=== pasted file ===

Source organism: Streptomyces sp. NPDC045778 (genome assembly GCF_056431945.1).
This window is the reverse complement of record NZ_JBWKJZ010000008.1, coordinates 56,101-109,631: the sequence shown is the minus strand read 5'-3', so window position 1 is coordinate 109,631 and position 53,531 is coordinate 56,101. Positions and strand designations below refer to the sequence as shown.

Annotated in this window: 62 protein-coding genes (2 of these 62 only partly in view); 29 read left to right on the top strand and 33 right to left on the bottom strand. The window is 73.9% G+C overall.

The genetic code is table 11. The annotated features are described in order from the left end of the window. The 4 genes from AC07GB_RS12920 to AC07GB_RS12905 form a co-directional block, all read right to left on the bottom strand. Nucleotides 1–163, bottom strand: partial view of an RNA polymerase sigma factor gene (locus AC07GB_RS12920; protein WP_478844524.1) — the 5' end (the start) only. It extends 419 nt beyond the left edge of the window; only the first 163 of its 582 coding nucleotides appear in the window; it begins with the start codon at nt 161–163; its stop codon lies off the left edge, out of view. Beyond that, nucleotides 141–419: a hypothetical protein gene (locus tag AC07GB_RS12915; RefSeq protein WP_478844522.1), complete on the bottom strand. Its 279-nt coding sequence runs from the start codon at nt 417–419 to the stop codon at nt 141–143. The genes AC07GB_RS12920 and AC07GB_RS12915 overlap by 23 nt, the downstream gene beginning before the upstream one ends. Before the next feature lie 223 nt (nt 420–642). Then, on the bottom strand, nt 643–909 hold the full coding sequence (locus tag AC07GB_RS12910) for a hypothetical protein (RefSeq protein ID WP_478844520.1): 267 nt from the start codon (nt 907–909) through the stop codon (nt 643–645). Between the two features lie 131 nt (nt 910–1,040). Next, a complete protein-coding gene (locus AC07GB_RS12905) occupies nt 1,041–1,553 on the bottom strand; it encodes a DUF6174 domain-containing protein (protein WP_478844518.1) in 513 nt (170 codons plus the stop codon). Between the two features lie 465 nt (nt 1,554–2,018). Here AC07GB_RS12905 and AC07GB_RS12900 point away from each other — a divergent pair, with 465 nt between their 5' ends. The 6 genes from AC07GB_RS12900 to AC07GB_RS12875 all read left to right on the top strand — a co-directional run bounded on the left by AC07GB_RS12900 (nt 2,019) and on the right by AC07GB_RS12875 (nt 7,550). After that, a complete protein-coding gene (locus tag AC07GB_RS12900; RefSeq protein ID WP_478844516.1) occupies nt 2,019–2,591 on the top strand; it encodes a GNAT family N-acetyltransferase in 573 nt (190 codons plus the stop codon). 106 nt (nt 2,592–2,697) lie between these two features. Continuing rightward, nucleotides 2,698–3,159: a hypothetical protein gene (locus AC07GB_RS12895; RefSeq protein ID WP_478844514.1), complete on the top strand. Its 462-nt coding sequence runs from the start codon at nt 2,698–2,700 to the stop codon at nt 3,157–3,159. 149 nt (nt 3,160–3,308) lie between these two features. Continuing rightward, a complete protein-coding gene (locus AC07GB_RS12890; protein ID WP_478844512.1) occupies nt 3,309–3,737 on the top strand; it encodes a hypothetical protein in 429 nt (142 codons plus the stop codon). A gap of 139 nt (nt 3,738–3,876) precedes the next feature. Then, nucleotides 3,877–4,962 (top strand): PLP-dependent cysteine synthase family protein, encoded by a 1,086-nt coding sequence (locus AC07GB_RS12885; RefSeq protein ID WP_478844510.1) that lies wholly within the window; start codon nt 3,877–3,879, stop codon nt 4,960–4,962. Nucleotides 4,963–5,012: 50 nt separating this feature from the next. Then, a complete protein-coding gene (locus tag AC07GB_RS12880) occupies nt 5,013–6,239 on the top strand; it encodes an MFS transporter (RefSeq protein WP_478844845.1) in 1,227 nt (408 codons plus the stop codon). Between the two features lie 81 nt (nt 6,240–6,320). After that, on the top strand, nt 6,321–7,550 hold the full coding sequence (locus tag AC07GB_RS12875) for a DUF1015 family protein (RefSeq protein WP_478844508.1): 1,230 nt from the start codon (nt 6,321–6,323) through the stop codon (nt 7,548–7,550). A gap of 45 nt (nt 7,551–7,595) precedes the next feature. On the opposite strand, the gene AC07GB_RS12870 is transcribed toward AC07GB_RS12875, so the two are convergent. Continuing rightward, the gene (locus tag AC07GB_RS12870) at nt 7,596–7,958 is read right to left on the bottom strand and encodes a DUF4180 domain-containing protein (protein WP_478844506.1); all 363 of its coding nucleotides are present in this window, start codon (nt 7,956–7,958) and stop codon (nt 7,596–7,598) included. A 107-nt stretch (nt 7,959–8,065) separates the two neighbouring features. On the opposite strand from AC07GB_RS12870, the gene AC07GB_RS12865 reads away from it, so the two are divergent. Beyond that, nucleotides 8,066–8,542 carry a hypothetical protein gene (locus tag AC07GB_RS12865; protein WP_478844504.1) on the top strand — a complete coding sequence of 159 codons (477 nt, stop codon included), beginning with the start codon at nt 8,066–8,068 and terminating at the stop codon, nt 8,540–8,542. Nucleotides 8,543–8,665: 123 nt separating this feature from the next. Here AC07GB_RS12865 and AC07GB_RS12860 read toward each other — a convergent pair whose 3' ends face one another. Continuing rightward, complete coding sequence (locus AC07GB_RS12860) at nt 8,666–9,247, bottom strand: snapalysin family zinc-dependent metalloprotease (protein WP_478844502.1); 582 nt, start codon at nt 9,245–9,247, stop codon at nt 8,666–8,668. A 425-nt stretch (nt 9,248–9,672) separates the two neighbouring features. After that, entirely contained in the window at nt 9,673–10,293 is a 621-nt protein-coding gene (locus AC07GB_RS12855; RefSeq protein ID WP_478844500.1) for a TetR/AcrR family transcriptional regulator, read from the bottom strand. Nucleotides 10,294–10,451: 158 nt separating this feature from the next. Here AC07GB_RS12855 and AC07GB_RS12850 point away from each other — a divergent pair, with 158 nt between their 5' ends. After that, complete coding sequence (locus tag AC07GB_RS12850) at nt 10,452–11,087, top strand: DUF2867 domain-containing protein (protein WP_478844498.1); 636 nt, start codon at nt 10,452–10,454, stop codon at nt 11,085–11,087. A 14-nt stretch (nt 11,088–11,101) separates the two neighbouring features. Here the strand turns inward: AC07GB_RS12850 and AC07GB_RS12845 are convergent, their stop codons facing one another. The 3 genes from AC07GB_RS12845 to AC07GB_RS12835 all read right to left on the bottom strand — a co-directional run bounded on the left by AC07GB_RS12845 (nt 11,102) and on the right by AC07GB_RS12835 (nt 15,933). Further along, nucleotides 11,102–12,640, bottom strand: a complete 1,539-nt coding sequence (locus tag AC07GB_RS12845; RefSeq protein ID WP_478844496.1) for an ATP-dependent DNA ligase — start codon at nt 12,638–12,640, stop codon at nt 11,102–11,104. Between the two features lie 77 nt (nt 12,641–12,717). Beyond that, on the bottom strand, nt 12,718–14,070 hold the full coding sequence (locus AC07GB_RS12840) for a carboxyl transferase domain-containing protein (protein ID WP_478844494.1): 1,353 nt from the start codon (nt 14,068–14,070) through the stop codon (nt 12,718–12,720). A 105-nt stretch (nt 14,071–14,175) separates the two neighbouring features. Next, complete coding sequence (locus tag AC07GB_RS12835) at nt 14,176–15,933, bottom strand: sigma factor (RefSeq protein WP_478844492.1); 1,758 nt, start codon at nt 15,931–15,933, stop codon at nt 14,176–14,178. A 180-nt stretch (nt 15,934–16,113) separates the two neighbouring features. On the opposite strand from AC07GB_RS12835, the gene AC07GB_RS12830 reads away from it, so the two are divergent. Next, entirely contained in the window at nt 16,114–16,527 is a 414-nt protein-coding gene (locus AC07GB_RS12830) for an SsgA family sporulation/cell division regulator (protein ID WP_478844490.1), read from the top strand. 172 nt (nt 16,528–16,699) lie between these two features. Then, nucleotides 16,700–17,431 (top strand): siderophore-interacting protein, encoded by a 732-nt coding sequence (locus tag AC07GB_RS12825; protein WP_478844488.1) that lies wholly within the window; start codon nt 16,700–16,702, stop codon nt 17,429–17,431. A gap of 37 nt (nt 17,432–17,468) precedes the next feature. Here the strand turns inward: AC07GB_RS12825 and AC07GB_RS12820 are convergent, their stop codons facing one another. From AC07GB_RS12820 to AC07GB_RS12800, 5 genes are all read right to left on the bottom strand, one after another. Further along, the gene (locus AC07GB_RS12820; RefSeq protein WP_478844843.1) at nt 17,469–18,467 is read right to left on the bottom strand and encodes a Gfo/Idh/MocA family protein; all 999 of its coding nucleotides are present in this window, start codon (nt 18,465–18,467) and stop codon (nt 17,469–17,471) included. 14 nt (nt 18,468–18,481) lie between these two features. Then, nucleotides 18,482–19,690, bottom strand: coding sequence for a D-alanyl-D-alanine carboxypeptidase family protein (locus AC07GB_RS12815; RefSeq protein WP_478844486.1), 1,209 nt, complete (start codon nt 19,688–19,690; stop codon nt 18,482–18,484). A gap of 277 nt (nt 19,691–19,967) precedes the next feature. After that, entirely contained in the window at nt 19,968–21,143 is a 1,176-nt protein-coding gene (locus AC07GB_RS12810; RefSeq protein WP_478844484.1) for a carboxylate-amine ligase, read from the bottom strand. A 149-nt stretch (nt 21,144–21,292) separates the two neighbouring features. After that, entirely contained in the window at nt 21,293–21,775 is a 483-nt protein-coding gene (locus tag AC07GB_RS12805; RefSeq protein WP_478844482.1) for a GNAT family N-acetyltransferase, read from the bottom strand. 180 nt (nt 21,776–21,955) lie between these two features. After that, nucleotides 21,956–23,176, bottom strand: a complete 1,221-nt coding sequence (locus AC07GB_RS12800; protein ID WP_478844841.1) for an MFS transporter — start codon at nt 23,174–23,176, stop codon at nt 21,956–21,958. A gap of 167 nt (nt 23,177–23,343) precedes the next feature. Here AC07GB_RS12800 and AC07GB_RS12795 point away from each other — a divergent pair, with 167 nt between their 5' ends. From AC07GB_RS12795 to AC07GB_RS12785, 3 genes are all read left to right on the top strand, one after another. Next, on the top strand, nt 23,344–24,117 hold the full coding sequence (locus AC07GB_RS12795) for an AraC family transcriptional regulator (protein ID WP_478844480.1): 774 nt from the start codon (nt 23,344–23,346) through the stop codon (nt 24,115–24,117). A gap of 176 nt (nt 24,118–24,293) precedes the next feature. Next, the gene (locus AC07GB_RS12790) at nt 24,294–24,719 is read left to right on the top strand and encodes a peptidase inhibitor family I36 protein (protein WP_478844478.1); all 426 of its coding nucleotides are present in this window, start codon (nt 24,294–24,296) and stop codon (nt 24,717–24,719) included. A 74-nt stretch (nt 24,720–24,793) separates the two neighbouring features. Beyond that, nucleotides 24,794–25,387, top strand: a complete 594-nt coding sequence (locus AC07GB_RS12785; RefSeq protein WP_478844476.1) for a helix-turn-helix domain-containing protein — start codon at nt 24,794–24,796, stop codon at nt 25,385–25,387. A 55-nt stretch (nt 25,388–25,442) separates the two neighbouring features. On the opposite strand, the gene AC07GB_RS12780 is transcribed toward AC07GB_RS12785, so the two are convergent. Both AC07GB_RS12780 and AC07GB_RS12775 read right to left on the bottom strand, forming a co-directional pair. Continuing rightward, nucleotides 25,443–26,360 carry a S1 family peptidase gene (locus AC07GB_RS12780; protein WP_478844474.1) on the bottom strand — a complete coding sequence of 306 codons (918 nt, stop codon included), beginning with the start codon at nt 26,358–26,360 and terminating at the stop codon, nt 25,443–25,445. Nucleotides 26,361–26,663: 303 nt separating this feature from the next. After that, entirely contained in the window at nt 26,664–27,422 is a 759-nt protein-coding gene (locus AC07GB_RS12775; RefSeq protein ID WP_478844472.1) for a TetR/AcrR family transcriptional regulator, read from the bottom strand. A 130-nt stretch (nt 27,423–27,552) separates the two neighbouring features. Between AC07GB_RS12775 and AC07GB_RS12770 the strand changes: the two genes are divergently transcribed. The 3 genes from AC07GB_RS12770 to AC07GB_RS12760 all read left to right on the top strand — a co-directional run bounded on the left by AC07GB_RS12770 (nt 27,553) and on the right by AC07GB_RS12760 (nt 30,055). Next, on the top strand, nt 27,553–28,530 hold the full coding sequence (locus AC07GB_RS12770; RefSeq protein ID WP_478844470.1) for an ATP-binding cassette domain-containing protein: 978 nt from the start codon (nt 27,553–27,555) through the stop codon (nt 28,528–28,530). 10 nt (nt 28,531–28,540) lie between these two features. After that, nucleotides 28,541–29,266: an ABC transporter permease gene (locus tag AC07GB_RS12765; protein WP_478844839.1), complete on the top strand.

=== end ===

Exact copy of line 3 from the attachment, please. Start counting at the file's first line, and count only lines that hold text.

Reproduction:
Annotated in this window: 62 protein-coding genes (2 of these 62 only partly in view); 29 read left to right on the top strand and 33 right to left on the bottom strand. The window is 73.9% G+C overall.